The 1999 Edinburgh International Festival
Green, Laurence, Contemporary Review
Actors with painted faces recite Shakespearean soliloquies in the streets, acrobats perform somersaults in front of astonished passersby, mime artists stand motionless and then start moving like mechanical toys and the traditional sound of bagpipes fills the air and merges with the noise of traffic and pedestrians. This can only mean one thing - the world's biggest arts festival, the Edinburgh International Festival, is again in full swing. Nowhere else is a festival so all-pervading that it seems to take over the whole life of the city. The 1999 programme was as eclectic as ever, featuring choreographers Boris Charmatz, Meg Stuart and the little known Mats Ek, composers Gyorgy Kurtag and Heiner Goebbels, new plays by David Greig, Luisa Cunille, Tom Murphy and Marius von Mayenburg, pipes and string quartets, the Vienna Philharmonic and Pittsburgh Symphony, amid a world class roster of musicians and soloists.
The chaos and turbulence of everyday life where individuals attempt to communicate with each other but fail is expressed through music, movement, words and dance in American choreographer William Forsythe's full evening ballet Artifact, performed by the Dutch National Ballet at the Edinburgh Festival Theatre. This is a massive work, danced to the music of Johann Sebastian Bach and Eva Crossman-Hecht and staged on a grand scale with the company split into long lines of animated bodies, moving legs, arms and feet in total unison and forming complex jigsaw puzzles that fit together in a totally unexpected way. Configurations of familiar dance positions are altered and conventional transitions between steps are strangely emphasised, while a woman in historical costume links the disparate sections. Although I found the work rather repetitive, there is no denying Forsythe's inventiveness, his eye for the surreal - hands rising from a trap-door on the stage - and the athleticism and discipline of the dancers in the exacting duets and set pieces.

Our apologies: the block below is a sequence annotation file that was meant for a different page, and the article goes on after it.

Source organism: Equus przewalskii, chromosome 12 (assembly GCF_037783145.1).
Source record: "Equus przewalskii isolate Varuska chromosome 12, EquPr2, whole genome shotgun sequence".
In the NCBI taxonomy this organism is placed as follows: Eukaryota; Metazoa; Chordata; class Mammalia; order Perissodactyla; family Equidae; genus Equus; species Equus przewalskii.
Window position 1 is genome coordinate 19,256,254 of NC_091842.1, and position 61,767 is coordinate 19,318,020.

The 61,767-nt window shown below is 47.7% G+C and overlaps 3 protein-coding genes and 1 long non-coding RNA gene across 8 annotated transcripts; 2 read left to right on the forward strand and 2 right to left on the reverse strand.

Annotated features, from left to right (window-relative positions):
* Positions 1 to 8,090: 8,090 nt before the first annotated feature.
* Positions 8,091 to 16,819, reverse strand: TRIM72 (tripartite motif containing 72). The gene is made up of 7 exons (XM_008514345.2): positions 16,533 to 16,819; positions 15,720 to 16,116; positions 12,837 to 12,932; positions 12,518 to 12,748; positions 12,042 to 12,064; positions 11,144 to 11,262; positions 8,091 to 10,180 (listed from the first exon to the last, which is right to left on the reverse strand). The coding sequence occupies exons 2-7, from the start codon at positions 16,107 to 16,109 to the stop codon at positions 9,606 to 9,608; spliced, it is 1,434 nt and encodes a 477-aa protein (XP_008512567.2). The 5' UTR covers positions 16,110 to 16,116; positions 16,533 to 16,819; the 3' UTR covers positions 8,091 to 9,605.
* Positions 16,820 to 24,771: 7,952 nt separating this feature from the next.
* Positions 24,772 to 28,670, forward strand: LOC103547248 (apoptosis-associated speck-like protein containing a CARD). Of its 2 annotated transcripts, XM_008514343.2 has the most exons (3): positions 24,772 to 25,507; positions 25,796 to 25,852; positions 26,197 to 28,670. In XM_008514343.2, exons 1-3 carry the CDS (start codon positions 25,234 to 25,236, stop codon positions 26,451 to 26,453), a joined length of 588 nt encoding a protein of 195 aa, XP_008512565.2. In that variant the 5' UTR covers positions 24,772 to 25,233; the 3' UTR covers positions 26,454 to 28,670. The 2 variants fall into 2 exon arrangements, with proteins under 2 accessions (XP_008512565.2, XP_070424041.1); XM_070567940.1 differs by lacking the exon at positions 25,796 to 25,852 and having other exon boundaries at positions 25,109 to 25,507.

The possibility of grace, freedom and personal redemption is explored in Tom Murphy's The Wake, which the Abbey Theatre, Dublin brought to the King's Theatre. Vera (Jane Brennan) returns to her native Ireland from a harsh life in New York, following her grandmother's death. It is a difficult and emotional homecoming as where there is death there is usually family - and she has been lured back by the advertised auction of the hotel left to her. It is another property-grabbing strategy by her ruthless siblings: the brittle potentate Mary-Jane (a frighteningly cold Olwen Fouere), the hypocritical, God-fearing Tom (Phelim Drew) and the weak, manipulable, hate-filled Marcia (Anna Healy). Ever misused by the family, Vera is now a high-class prostitute who has fallen into a life of demeaning lewdness. Coming back into the benighted town, she moves in with an old teenage sweetheart, Finbar (David Herlihy), a social outcast. Having inherited the hotel, once the family home, Vera seems to hold the trump cards, but the pincer movement of the family's small town clout closes in. Murphy's dissection of small-town alienation and poverty is effective but this is a bitter play without any redeeming warmth or understanding and is considerably weakened by the over frequent use of expletives. Consequently, despite a fine cast, the play lacks involvement.
A little known Spanish drama - The Meeting by Luisa Cunille - was for some inexplicable reason selected for the official festival's first week drama programme (Royal Lyceum Theatre). Drama is in fact a misnomer to describe what is really a series of rather pointless encounters - a businessman on a journey crosses paths and shares his life with the lives of strangers: an old man is convinced there is buried treasure in the city park, a watchmaker talks to him about time, and a young man and traveller stir his discontent about life. Cunille's play, performed in English, conveys a mood of isolation verging on despair but seems unfocused. …